When we speak, White is preparing for an exhibition at Kunsthalle Münster, which opened in September 2023, and for another one upcoming at Whitechapel Gallery, London, in 2024. There is plenty in progress. ‘We are on course to sink a new work in Italy, which has been a headache because all the water around Italy is protected. My practice sits in this volatile space: it’s very hard to control and I love that. You don’t know if something might snap but you kind of have to allow it.’ To the alarm of conservationists and collectors, White has consistently played with the notion of a fugitive materiality within her work over the course of her career: ‘I always had this romantic idea of the work actually escaping through the sea because it’s soluble. All the clay aspects of the work would disappear, leaving you with just the harpoons or the hooks. The work will actively be eating itself throughout the exhibition.’ For White, the retrieval of Deadweight (n.d.) from the water is perhaps even more interesting than its submersion because it would enforce true destabilization: ‘If you leave a shipwreck on the seabed, it stays intact, but as soon as you start bringing it out, that’s when things become unstable.’

It feels like I’ve harnessed souls that breathe and occupy space.

In many ways, White’s practice is an exploration of how to push things to their limits. Take iron, which she works with a lot: ‘It’s such a volatile material. You can try and protect it but, whenever you see iron next to the sea, it’s actually expanded with the salt and has become unruly. I try to never look at material in a fixed way. Instead, I think: what can I do to push that to become its most unruly, uncontrollable form?’ The resulting entities can range from four to six metres in height. At Kunsthalle Münster, however, building restrictions have kept White’s ambitions on the lower side of that range, but they are still tall. She tells me of recent experiments: ‘The best way to imagine the creative process behind these works is to envisage everything being suspended ten metres in the air and then just dropped. There is a lot of crushed metal.’ She admits that her process has become one of discomfort but, ultimately, of growth: ‘It’s the most extreme experience I’ve ever tried to create in an exhibition: everything feels unstable and viewers may feel almost scared to enter the space.’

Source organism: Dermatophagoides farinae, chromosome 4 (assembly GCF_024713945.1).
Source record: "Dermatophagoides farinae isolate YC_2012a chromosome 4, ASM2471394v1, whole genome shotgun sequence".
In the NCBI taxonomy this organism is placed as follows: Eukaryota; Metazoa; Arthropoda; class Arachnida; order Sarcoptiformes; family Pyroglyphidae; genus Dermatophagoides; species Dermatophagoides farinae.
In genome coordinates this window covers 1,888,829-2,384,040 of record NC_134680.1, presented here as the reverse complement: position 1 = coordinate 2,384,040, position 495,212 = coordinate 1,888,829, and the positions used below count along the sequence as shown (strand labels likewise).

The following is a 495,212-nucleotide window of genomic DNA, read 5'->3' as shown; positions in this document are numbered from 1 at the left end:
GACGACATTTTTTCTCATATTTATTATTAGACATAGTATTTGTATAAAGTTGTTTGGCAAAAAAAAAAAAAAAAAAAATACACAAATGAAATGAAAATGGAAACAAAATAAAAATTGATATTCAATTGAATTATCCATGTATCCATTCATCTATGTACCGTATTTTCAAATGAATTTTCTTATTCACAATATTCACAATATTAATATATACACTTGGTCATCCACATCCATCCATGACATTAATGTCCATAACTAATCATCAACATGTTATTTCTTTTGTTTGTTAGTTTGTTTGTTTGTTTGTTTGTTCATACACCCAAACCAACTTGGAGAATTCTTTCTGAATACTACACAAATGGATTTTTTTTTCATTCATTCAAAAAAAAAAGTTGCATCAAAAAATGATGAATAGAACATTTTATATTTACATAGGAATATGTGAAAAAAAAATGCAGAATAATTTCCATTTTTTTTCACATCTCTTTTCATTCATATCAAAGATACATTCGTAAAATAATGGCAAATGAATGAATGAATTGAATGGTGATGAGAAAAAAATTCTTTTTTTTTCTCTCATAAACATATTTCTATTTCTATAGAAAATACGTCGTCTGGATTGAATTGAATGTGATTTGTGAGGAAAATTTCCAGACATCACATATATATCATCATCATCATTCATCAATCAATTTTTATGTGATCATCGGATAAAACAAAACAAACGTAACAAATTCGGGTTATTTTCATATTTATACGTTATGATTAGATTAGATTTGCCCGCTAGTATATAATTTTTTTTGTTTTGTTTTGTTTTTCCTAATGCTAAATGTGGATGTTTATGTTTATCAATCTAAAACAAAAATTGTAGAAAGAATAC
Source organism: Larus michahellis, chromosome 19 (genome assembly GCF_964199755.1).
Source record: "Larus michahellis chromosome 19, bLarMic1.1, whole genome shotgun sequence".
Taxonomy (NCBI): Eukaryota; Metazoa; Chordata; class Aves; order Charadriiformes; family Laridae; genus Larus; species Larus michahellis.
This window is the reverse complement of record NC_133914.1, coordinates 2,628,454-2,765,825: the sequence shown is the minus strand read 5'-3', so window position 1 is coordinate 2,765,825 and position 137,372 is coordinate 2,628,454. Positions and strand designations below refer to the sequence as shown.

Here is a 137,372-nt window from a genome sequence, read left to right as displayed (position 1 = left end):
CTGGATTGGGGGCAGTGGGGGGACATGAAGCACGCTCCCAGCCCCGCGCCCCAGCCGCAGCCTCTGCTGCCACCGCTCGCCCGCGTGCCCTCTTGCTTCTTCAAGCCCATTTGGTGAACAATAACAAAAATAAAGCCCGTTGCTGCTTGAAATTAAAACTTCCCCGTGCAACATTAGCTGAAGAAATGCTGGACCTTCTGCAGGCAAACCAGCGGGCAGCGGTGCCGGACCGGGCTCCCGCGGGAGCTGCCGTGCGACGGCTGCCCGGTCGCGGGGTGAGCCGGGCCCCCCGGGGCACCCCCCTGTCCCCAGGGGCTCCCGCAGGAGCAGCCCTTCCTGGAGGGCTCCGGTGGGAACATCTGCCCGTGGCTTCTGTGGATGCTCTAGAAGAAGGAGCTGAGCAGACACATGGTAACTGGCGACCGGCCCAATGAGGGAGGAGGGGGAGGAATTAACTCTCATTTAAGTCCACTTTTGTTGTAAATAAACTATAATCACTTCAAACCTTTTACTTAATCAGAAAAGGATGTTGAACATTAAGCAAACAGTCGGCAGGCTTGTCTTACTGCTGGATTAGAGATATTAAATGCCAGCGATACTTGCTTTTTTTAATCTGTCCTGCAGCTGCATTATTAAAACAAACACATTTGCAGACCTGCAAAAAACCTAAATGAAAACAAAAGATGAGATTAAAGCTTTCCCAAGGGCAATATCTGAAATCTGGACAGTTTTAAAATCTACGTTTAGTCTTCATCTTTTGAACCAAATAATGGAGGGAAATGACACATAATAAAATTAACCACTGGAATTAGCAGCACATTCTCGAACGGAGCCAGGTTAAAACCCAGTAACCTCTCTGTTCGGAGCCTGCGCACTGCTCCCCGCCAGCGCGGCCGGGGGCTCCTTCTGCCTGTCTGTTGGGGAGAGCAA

May you break free and outlive your enemy, 2021. Courtesy: the artist and VEDA, Florence; photograph: Flavio Pescatori
Dominique White, May you break free and outlive your enemy, 2021. Courtesy: the artist and VEDA, Florence; photograph: Flavio Pescatori

Disillusioned with cosmological Afrofuturism, White’s vision of the future has become darker – and more fluid: ‘There’s so little that we know about the deep sea. It seems to contain more possibilities than, say, outer space, the imaginative capacity of which seems to be dwindling.’ As the ‘province of all mankind’ – to quote the 1967 Outer Space Treaty – becomes the playground of moneyed men, the deep sea, while not immune to similar exploration attempts, remains as terrifying as it is exciting. When speculating about our nautical future, White makes no effort to hide her nihilist sympathies, acknowledging humanity’s inability to survive underwater long-term due to the pressure and the lack of light. Yet, visions of futurity, for White, are the domain of radical scepticism, where the illusion of certainty has forever been abandoned. With each new work, White returns to this realm eager to see how a piece of old wood, a retired net or a stretch of rope might cope.

This article first appeared in frieze issue 241 with the headline ‘Haunted Hydrology’

Dominique White’s ‘When Disaster Strikes’ is at Kunsthalle Münster until 10 March.

North American audiences can see 'Dominique White and Alberta Whittle: Sargasso Sea' at ICA Philadelphia until 2 June.  

Main image: Dominique White, A refusal to be dominated, 2023. Courtesy: the artist and VEDA, Florence; Photograph: Volker Renner

Eric Otieno Sumba is a writer and editor at Haus der Kulturen der Welt, Berlin, Germany. His work has been featured in publications including Camera Austria, Contemporary And, Griotmag, Lolwe and Texte zur Kunst.